Possibly little-known fact, Day of Soldado director Stefano Sollima is the son of noted Italian exploitation workman Sergio Sollima, who was behind the camera for two of the greatest poliziotteschi pictures of all time (Violent City, Revolver). Perhaps this explains why the second Sicario looks so much seedier than the first, as Sollima Family blood is pumping through its disreputable heart. With that in mind, perhaps you should sit down with Eurosleaze master Fernando di Leo's scummy masterwork The Boss, which sees a skilled hitman (leather-faced Henry Silva) effectively kicking off a full-scale war between Mafia families. The final entry in Di Leo's loosely connected "Milieu Trilogy" – don't worry, you don't have to see the other chapters to understand this one (though you should, because they're awesome) – The Boss is also the scummiest, cinematically embodying its creator's disdain for these greasy hoods. In short, The Boss is a total scorcher that's also an essential entry into the Italocrime canon.

The Boss is available as part of The Fernando di Leo Collection, courtesy of Raro Video

July 4

The Major Release: The First Purge

Your Suggested Alternative: The Killing Of America [1981, Sheldon Renan & Leonard Schrader]

An American Mondo doc co-directed by Paul Schrader's brother Leonard, The Killing of America details a fascist red, white and blue state via a torrent of cruel footage, which escalates to near apocalyptic levels of brutality against innocent lives. Post Trump, the new cliché regarding searing older works that cover America's incurable societal woes (racism, abuse of power, predatory behavior) is that they're "more relevant now than they were then", but that certainly applies here. Every minute of The Killing of America is a brutal impeachment, shoving fear and violence down our throats for 90 minutes, while offering zero suggestions regarding how to change our evil ways. It's as if those who incepted the fictional Purge watched this real-world document and just decided to let us off each other without legal repercussions.

The Killing of America is available to stream on Amazon.

July 6

The Major Release: Ant-Man & The Wasp

Your Suggested Alternative: Dollman [1991, d. Albert Pyun]

Tim Thomerson became something of an in-house player for Charles Band's Empire Pictures/Full Moon over the years, and while many will (rightfully) cite Jack Deth in the Trancers series as his defining work, master of sci-fi disaster Albert Pyun (Cyborg) made damn good use of his square-chinned C-List badassery in Dollman, where Thomerson plays the titular twelve-inch guardian of the galaxy. Regardless of what Earth's done to his size, Brick Bardo must take on angry gangs, dodge curious kids, and thwart intergalactic enemies, despite being so damn little. It's all very silly, but at 78 minutes, you're in and out with a smile on your face before you know it.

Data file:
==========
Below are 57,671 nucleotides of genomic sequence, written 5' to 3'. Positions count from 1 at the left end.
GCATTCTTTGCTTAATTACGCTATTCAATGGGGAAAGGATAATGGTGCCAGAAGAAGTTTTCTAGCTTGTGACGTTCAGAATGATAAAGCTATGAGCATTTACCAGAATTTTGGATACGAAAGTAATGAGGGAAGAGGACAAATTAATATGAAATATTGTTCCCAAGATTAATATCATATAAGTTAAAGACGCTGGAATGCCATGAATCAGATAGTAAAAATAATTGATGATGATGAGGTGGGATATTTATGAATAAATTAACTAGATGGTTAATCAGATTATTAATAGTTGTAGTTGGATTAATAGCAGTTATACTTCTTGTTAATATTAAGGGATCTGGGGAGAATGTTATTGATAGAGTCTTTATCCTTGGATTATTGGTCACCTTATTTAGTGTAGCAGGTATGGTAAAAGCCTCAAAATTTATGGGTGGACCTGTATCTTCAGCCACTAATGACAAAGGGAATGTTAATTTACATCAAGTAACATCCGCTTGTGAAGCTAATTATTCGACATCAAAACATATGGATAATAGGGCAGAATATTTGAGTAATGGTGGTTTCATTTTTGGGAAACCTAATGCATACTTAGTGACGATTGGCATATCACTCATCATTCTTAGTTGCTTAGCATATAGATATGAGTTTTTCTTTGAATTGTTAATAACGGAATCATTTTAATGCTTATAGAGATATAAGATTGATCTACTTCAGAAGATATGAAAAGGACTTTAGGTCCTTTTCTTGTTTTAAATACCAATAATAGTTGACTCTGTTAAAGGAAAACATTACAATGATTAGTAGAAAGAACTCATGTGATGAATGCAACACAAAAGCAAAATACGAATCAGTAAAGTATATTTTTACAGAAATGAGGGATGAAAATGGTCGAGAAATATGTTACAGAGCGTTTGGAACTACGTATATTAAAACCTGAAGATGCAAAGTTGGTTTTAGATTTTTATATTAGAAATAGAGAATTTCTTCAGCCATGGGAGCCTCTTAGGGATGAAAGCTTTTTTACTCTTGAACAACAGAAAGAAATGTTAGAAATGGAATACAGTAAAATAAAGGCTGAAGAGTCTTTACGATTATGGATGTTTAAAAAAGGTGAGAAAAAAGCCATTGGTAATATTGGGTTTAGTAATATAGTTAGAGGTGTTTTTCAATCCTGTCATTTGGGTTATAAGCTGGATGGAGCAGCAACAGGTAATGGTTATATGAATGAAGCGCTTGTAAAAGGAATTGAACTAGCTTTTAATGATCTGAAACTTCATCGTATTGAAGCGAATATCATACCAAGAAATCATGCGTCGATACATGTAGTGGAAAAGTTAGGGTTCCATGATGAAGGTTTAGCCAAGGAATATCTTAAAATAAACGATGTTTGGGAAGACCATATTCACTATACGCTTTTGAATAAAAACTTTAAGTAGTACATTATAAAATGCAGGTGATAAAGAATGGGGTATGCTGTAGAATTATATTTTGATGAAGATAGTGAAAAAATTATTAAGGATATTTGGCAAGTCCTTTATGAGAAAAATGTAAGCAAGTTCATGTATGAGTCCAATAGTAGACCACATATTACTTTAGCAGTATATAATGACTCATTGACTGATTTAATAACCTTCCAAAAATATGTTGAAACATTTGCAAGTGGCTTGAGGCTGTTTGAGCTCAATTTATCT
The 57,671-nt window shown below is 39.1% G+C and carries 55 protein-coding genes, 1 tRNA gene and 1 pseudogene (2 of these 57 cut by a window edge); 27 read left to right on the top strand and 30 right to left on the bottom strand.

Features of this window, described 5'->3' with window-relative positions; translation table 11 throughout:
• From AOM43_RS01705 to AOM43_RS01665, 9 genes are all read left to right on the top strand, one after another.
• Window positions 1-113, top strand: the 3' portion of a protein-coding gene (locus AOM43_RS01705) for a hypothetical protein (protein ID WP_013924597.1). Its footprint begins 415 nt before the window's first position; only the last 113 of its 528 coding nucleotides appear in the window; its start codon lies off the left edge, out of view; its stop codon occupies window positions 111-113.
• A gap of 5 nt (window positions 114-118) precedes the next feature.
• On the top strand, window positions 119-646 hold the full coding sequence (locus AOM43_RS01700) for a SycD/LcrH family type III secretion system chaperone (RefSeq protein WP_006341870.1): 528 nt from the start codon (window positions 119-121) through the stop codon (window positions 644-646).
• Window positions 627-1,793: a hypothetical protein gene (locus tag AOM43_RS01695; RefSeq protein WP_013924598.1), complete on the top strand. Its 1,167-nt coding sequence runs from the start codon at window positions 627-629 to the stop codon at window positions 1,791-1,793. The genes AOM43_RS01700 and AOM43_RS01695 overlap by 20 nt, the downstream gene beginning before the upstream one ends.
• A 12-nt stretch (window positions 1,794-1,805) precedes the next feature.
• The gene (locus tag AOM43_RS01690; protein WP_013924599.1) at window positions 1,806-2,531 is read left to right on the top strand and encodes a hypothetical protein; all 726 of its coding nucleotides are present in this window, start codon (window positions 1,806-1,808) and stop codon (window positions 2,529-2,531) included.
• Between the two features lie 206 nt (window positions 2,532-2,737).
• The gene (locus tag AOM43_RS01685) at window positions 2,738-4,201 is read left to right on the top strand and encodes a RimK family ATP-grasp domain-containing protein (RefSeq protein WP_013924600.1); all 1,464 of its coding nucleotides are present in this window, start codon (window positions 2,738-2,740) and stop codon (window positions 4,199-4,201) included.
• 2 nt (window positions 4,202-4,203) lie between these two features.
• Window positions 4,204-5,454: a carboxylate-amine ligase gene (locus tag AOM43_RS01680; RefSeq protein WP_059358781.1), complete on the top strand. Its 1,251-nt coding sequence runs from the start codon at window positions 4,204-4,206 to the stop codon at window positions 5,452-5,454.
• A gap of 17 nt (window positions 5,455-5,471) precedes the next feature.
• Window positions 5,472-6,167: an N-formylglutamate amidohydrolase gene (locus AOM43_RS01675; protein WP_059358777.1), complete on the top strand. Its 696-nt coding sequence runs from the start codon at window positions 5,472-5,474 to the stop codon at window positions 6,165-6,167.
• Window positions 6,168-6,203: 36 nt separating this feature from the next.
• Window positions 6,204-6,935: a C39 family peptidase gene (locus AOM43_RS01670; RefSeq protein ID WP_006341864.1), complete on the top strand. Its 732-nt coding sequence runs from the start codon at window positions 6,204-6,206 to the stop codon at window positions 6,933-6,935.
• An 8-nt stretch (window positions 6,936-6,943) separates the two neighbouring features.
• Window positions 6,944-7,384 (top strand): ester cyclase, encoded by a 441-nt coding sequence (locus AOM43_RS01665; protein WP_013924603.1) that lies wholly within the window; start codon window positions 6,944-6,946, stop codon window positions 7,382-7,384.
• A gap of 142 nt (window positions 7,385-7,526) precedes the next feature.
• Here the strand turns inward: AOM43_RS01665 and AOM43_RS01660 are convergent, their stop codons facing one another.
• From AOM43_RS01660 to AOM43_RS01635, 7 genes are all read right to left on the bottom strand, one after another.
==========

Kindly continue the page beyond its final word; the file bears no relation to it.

Dollman is available to stream on Amazon.

July 13

The Major Release: Skyscraper 

Your Suggested Alternative: Sudden Death [1995, d. Peter Hyams] 

The Rock's upcoming Die Hard riff (apparently set in the world's most technologically advanced high-rise) looks like it's coming out roughly 20 years too late. Rewind back to the mid-90s, where you have the very best John McClane riff in Jean-Claude Van Damme's sporty terrorism banger, Sudden Death. After Powers Boothe and his thugs take over the Pittsburgh Civics Arena during Game Seven of the Stanley Cup Finals, it's up to Van Damme's lowly security guard to thwart the terrorists' nefarious plot. What starts as a simple knock-off becomes increasingly outlandish, climaxing with Van Damme getting on the ice with the Penguins, disguised as their goalie. Eat that, Dwayne Johnson.

Sudden Death is available on Blu-ray, courtesy of Universal Pictures

July 20

The Major Release: Mamma Mia! Here We Go Again

Your Suggested Alternative: Xanadu [1980, d. Robert Greenwald] 

Technically not a sequel to Grease, that Broadway adaptation's massive success helped Olivia Newton-John (already a pop star in her own right) catapult to cinema superstardom, only to have Xanadu rain on that silver screen parade. A disaster by all critical accounts, this "old meets new" remix of Hollywood's Golden Age with the "sounds of the '80s" (all on roller skates) is still incredibly fascinating, if only to hear Newton-John backed by ELO, while dancing side-by-side with Gene Kelly (again, all on roller skates). Trying to recap the plot is a fool's errand, but you don't sign up for something like Xanadu expecting Shakespeare. Instead, it's a gaudily gorgeous curiosity with another killer soundtrack, whose visual schematic is totally captivating, mostly because it's brutally flamboyant.

Xanadu is available to stream on Amazon

July 27